A Young Family's Struggle for Survival During Super Typhoon Rai
Families raced for shelter as the strongest storm to hit the Philippines in 2021 bore down on the country's southeastern islands. But the ferocious winds and heavy rainfall were far worse than they expected. One family's harrowing story.
As Super Typhoon Rai battered Dinagat Island in the Philippines on the afternoon of December 16, 2021, Nelly Cariño, a housewife in her 50s, kept watch out the window, checking to see if her daughter, granddaughter and the baby’s father were safe in another room across the yard.
Cariño’s family was staying in Cuarenta Elementary School, the designated evacuation center for residents of their village in San Jose. Local authorities warned residents that Super Typhoon Rai (known locally as Odette) would be strong, but when it arrived, its strength was far beyond what the residents had expected and prepared for.
Evacuees fled to an adjacent building, but soon it too collapsed in the whipping winds.
Nelly’s fears worsened when fierce winds rocked the school gym. The structure, built with lightweight materials in the middle of the school complex, eventually collapsed. Evacuees fled to an adjacent building, but soon it too collapsed in the whipping winds.
“I watched them, hoping to see the members of my family,” Nelly recalls. “To my horror, the three of them didn’t come out. They were trapped.”
Fleeing from danger
Seventeen-year-old Nicole Angela Cariño was not aware that her mother was worried about her. She was preoccupied with her daughter, 3-month-old Alia. Nicole cradled Alia in her arms. The baby slept soundly as Typhoon Rai raged outside.
When the school gym collapsed next to the classroom where they were sheltering, Nicole’s husband, 26-year-old Mike De Jesus, acted quickly. “He tried opening the door,” says Nicole, “but it would not budge against the rubble outside, so he rushed to the other side of the room and kicked out the window.”
They rushed into a nearby school building. “When we noticed that the building might also collapse, we moved to the principal’s office near the road,” says Nicole.
Huddled in the principal's office, other evacuees welcomed the family and helped Nicole protect her baby. “They covered me and Alia with mats and pillows because water kept coming in through the holes in the roof and the cracks in the windows,” says Nicole.
When Alia woke up, she smiled at the people around her. They cooed at her, and she kept smiling. “Never did she show a sign of distress,” says Nicole. “She kept us entertained and distracted from what was happening outside.”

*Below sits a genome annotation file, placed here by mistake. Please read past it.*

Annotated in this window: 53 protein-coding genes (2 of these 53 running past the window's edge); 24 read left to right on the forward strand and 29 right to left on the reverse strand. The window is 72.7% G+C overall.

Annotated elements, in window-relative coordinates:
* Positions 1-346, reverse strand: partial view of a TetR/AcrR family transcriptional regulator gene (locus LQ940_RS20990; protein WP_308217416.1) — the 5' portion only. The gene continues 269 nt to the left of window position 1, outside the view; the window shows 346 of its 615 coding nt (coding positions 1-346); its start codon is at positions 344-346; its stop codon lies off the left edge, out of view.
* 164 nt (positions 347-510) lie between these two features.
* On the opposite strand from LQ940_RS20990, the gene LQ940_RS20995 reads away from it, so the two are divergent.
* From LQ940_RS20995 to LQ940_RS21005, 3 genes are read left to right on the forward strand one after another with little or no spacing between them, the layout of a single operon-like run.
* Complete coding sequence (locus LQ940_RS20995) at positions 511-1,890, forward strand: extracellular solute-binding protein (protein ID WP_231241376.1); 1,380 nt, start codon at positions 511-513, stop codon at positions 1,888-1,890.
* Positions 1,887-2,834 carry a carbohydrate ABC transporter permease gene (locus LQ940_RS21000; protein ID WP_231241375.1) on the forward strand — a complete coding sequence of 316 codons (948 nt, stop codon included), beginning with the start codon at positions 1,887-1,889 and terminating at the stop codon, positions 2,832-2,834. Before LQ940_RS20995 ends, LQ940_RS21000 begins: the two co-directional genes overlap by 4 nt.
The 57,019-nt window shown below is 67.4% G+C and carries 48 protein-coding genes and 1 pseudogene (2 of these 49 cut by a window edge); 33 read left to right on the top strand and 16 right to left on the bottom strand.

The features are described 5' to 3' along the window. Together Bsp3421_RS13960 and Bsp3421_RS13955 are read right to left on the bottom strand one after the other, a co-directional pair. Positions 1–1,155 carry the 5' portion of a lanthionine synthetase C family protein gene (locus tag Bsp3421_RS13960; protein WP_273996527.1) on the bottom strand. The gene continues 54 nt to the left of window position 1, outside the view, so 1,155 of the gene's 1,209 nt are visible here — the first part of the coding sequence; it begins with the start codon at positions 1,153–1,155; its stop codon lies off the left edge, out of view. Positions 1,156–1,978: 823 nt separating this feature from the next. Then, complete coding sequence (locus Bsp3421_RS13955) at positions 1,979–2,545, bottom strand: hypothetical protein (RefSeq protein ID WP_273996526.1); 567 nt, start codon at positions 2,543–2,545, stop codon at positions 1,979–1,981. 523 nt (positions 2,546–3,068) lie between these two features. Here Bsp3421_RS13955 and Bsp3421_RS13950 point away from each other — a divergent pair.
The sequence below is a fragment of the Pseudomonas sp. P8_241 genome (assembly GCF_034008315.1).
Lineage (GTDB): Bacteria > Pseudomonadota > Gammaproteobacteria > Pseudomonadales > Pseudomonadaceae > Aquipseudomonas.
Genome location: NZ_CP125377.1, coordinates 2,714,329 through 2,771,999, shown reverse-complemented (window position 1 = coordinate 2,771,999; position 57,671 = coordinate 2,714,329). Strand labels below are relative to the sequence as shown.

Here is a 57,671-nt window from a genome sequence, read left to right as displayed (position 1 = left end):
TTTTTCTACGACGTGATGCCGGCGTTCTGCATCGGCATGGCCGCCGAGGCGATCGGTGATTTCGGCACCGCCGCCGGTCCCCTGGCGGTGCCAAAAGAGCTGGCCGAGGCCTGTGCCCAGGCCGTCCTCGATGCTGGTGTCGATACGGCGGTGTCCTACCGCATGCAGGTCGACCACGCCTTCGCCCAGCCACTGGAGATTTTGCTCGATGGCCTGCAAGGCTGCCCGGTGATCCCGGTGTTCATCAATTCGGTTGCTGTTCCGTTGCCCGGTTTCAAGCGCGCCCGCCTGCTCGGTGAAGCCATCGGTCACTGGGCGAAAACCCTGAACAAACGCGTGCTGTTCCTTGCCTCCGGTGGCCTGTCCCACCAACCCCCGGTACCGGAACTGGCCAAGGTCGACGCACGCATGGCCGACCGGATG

When the typhoon left at about 6:30 p.m., Nelly searched for her missing family. She couldn't see them in the dark amid the crowd. When she finally found them, Nicole greeted her with a tight hug. They both cried in relief and exhaustion. “I really thought I had lost them,” says Nelly.
More than a week after the ordeal, the Cariño family is still staying in the school. They don’t have enough resources to rebuild their houses. Mike lost his job and Nicole is in Grade 11. The modular learning system implemented during the pandemic allowed her to continue her studies during her pregnancy and later while taking care of her baby.
Without any partitions in the room or a designated breastfeeding area in the evacuation center, Nicole has to nurse Alia in full view of other people. “I’m used to doing it,” she says. “I see other mothers do it, so I stopped being so self-conscious about it.”
Her biggest worry is that Alia is not getting enough sleep and might get sick in the evacuation center. They share the classroom with several other families, and noise is inevitable where they are.
Other people staying in the room have been falling ill with fever, cold, cough or a combination of those. “It must be because we got wet during the typhoon,” says Nelly. But given that the pandemic is still here, it’s difficult to tell if people are getting sick because of the poor conditions in the evacuation center or a result of COVID-19 spreading.
UNICEF is on the ground in the Philippines, distributing emergency supplies, conducting assessments and leading the water, sanitation and hygiene (WASH), education and child protection clusters together with the Philippine Government and partners. UNICEF is asking for $39M to provide services for nearly 300,000 children whose lives have been turned upside-down by the devastating storm.
Help UNICEF reach more children and families affected by Super Typhoon Rai by donating now.
Learn more about UNICEF's emergency response to Super Typhoon Rai in the Philippines.
Top photo: Seventeen-year-old Nicole Angela Cariño, her husband, Mike De Jesus, and their 3-month-old baby, Alia, have been living in a school classroom with several other families since their home was destroyed when Typhoon Rai hit the Philippines on December 16, 2021. UNICEF is on the ground, working with partners to provide emergency supplies and services to those in need. © UNICEF/UN0572660/Pacardo